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Audi 'R4' e-tron

Stephen Dobie
12 Jan 2010

Mini-me Audi e-tron electric supercar hints at a sub-R8 sports car, the rumoured R4


Audi’s responsible for one of the big stars of the Detroit motor show. Meet the mini-me e-tron, a shrunken version of the R8-style all-electric supercar that gives a pretty good glimpse of a future Audi R4 sports car. It’s a ‘vision of how a small sports car positioned below R8 could look’, according to Audi development chief Michael Dick.
And the big news? It’s rear-wheel drive. Quite how the back wheels will handle the 1955lb ft of torque (and slightly less impressive 201bhp) is another matter, however. Those figures are dished up by a pair of electric motors mounted on the rear axle, and propel the two-seater to 62mph in 5.9sec.
It’s a much smaller car than the original, Frankfurt-revealed e-tron, being shorter in length and height than a Mazda MX-5 roadster. The Audi weighs just 1350kg, too, rather impressive for a battery-filled car (the R8 e-tron tops the 1.6-ton mark). Its 399kg power source is stacked between the cabin and rear axle to enhance the weight distribution, which comes in at 40/60 front/rear.
Could be quite tail-happy, then, although torque vectoring tech makes an appearance to control under- and oversteer with targeted activation of the brakes as well as precise blasts of power to neutralise the handing. The suspension is constructed of triangular double wishbones with lightweight forged aluminium components, with what Audi describes as a ‘taut setup’. Let’s hope that’s not paraphrasing ‘rock hard’ or ‘back pain’.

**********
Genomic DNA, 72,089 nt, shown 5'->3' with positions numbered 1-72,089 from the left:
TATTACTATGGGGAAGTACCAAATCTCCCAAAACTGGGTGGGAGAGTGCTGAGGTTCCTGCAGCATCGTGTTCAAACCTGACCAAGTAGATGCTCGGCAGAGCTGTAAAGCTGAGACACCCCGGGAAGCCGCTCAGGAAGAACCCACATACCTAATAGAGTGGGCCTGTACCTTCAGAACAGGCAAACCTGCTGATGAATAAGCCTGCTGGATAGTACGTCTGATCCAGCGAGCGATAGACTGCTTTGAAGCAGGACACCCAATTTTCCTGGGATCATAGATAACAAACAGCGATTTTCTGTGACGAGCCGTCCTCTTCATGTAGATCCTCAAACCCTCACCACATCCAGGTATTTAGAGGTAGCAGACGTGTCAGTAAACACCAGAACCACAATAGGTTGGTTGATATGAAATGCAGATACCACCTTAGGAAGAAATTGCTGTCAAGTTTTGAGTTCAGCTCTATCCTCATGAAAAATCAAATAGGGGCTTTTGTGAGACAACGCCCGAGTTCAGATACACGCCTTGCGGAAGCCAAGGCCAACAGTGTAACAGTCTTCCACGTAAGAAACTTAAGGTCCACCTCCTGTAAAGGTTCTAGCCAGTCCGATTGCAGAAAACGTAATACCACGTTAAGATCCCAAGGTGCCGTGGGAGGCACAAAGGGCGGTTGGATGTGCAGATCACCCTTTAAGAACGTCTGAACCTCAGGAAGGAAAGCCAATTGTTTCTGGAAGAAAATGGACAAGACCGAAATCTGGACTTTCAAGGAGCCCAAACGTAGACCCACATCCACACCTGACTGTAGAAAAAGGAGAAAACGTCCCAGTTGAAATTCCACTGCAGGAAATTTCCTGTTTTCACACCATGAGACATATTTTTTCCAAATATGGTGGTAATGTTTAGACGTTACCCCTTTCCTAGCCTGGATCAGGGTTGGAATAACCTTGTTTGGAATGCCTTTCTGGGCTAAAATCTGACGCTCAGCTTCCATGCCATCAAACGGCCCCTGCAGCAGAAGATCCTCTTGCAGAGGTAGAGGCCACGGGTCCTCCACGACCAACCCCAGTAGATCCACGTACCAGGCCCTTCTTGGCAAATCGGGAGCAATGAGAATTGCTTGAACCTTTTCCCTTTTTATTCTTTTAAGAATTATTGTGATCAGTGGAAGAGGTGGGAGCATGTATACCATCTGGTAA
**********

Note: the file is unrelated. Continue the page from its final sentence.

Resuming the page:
The ‘R4’ e-tron’s range is claimed to be 155 miles on one charge, a charge taking 11 hours from a regular house socket or two hours if you hook it up to a 400v supply. Like most modern eco-cars, charging takes place while you’re driving, too, with energy recuperated when braking. Thanks to the e-tron’s trick brake-by-wire tech, though, all of the get-up-and-go can be clawed back.
So it's a fairly efficient thing, but what’s exciting us is the thought of a smaller R8. With rear-wheel drive please, Audi. Keep your eyes on for the latest on a new shrunken four-ringed sports car.
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